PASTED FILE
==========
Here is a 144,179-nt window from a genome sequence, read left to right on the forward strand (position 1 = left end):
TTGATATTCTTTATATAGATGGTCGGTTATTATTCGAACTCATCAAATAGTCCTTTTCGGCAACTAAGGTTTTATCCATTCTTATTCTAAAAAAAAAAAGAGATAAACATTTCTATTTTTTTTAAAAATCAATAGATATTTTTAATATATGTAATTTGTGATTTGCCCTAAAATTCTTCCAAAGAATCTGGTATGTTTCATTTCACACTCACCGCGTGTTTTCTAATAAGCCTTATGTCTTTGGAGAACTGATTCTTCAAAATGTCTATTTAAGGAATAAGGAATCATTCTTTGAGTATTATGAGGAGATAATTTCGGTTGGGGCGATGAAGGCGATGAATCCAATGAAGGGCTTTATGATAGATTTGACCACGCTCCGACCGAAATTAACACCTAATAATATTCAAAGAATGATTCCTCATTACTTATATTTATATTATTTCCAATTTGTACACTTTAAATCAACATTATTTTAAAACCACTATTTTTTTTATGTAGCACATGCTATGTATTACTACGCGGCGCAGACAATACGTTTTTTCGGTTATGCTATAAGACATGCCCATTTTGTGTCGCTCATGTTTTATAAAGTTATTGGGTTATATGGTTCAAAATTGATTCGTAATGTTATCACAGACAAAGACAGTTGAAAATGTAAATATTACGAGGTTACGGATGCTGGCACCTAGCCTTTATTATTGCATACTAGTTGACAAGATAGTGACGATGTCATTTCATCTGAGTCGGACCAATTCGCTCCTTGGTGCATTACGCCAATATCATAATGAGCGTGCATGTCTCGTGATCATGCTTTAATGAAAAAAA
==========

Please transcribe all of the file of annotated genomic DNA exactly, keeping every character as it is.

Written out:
Here is a 144,179-nt window from a genome sequence, read left to right on the forward strand (position 1 = left end):
TTGATATTCTTTATATAGATGGTCGGTTATTATTCGAACTCATCAAATAGTCCTTTTCGGCAACTAAGGTTTTATCCATTCTTATTCTAAAAAAAAAAAGAGATAAACATTTCTATTTTTTTTAAAAATCAATAGATATTTTTAATATATGTAATTTGTGATTTGCCCTAAAATTCTTCCAAAGAATCTGGTATGTTTCATTTCACACTCACCGCGTGTTTTCTAATAAGCCTTATGTCTTTGGAGAACTGATTCTTCAAAATGTCTATTTAAGGAATAAGGAATCATTCTTTGAGTATTATGAGGAGATAATTTCGGTTGGGGCGATGAAGGCGATGAATCCAATGAAGGGCTTTATGATAGATTTGACCACGCTCCGACCGAAATTAACACCTAATAATATTCAAAGAATGATTCCTCATTACTTATATTTATATTATTTCCAATTTGTACACTTTAAATCAACATTATTTTAAAACCACTATTTTTTTTATGTAGCACATGCTATGTATTACTACGCGGCGCAGACAATACGTTTTTTCGGTTATGCTATAAGACATGCCCATTTTGTGTCGCTCATGTTTTATAAAGTTATTGGGTTATATGGTTCAAAATTGATTCGTAATGTTATCACAGACAAAGACAGTTGAAAATGTAAATATTACGAGGTTACGGATGCTGGCACCTAGCCTTTATTATTGCATACTAGTTGACAAGATAGTGACGATGTCATTTCATCTGAGTCGGACCAATTCGCTCCTTGGTGCATTACGCCAATATCATAATGAGCGTGCATGTCTCGTGATCATGCTTTAATGAAAAAAA